*ATV Recovery*
By: Haystack
24 June 2008

An ATV is just like a four wheel drive vehicle right, it can’t get stuck. Wrong! You should always carry the gear to get yourself unstuck in whatever vehicle you are in. Remember the Boy Scout Motto, “Be prepared.” I always carry all the gear that I think I might need. Remember that your “knowledge and experience” is the most important thing you can have.

The equipment I carry is:

Now you are out riding and you get stuck what do you do? You get unstuck.

This one was easy. I just got out the e-tool and shoveled.

Lets say you ran off the road. Too bad that winch is on the wrong end of the ATV. That’s why you carry a come-along.

First thing to do is put it in park, set the parking brake and chock the wheels.

Make sure you have a suitable attachment point to the ATV. Here I used webbing.

The tree was about 50’ from where the come-along would reach. That is where the 100’ rope comes in handy.

If you have no carabiner, you can tie a figure eight on a bight around the rope.

This is called a tensionless hitch. Most knots weaken the rope, this one does not. The entire strength of the rope is retained, but that is not why we are using it here. We are using it here because there is no load on the knot. Because come-alongs usually only have 5-20 feet of throw on them, you will have to reset the knot on the anchor several times. If you tied a regular knot in the rope around the tree, it would be very hard to untie it once it was loaded. With this not, it is easy to untie.

To tie the tensionless hitch, wrap the tree 3-5 times. The smaller and smoother the tree, the more wraps are needed. After wrapping the tree, tie a figure eight on a bight and clip it into the rope. If no carabiner, you can tie a figure eight follow through around the rope. This figure eight should have no tension in it.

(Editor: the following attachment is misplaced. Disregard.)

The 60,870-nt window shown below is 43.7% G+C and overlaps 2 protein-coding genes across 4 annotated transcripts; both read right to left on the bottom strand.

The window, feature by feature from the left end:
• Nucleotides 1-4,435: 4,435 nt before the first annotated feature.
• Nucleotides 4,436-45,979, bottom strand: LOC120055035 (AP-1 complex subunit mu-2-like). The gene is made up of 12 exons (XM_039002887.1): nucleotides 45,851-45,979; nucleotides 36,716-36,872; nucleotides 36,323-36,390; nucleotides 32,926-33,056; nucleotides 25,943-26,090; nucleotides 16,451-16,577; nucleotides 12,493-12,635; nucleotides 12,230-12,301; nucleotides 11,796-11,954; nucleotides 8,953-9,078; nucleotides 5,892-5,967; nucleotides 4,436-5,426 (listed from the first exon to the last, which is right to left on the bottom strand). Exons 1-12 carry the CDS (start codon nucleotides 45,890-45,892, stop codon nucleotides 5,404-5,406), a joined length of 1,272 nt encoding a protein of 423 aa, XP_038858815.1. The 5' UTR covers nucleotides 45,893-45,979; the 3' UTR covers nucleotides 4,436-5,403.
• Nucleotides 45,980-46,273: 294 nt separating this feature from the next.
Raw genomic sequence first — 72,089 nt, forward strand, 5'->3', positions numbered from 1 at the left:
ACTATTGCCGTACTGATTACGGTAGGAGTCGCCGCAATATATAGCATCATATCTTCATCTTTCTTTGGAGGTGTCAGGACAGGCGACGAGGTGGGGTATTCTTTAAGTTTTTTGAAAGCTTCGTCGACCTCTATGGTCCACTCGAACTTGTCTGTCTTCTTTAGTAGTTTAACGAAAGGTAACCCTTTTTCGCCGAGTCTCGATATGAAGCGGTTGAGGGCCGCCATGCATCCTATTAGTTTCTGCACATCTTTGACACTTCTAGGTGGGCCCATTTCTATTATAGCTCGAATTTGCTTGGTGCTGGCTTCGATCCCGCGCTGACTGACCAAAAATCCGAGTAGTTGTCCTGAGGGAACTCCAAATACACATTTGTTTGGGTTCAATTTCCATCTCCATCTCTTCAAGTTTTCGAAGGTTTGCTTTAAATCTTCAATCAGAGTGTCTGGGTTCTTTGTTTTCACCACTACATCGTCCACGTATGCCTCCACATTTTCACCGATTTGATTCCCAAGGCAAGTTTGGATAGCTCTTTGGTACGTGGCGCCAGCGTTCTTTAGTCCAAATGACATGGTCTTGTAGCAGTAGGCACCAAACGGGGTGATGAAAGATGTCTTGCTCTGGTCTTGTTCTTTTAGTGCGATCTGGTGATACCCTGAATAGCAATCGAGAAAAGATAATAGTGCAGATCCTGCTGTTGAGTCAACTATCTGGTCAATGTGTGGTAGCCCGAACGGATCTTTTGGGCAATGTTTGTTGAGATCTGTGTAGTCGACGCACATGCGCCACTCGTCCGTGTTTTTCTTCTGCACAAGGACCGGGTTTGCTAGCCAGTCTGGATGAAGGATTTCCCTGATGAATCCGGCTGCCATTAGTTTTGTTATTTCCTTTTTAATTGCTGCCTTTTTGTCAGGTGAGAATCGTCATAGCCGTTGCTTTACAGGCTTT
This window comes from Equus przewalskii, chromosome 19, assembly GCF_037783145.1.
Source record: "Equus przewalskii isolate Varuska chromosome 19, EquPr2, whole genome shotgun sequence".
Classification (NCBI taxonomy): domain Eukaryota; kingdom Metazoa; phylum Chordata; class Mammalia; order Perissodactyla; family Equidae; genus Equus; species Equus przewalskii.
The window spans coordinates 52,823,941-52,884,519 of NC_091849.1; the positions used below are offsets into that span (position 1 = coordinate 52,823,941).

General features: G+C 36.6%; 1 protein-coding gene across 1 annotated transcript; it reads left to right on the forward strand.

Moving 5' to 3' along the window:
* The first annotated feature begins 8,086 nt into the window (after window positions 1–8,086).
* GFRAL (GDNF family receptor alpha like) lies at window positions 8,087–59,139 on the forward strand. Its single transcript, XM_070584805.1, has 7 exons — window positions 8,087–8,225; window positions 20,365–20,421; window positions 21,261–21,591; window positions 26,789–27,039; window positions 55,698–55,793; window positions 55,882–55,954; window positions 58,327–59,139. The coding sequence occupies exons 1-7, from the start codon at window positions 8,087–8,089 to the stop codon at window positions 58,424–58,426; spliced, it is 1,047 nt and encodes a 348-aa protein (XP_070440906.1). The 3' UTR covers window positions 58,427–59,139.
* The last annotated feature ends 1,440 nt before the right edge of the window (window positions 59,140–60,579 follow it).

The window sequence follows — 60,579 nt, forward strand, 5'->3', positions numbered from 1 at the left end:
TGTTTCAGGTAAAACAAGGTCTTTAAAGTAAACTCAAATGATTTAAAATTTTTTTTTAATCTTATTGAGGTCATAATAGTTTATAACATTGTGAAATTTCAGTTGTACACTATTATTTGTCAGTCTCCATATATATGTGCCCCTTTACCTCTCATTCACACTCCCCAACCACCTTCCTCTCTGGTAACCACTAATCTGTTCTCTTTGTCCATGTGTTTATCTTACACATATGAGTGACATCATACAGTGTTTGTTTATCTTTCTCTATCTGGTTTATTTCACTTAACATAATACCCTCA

This tensionless hitch shows the carabiner. There should be no load on the carabiner.

It is a good idea to put a heavy jacket or something over the cable, in case it snaps. This will absorb some of the energy.

Connect the ATV to the anchor with the come-along and tension it a little. Put the ATV in neutral and remove the parking brake. Use the come-along to pull the ATV from where it is stuck. When the come-along is pulled in max, put the ATV in park, set the parking brake, and chock the wheels. Release the come-along and stretch it out to its max distance. Retie the tensionless anchor to the tree to make the rope shorter. Then repeat the process until the ATV is unstuck. You can safely lower an ATV down a hill with the same method. Always read the instructions for the come-along and practice with it before needed.

Now what if there are no anchors within reach.

You can use the 3’ concrete stakes to build a picket anchor system. Depending on the soil and stake arrangement, stake picket systems can be rated for up to 4,000 lbs.

Pickets should be driven in two-thirds of their length into the ground. The pickets should lean at a 15 degree angle from the direction of the load. The pickets should be a few feet apart or preferrably the length of a picket apart.

Using rope or webbing, wrap the pickets from the top of the one towards the bottom of the one behind it.

Using a sturdy stick or another stake, create a spanish windlass to tighten the pickets together.

Connect the come-along to the ATV and to the picket system.

The strength of picket systems vary according to the soil, so be careful. If you have a heavier load and the materials, you can always construct multiple systems and tie them together.

As stated, you can use these same techniques for other BOVs, just know the weight of the vehicle and the strength of your equpment.

Good luck and happy four wheeling. “Be prepared”

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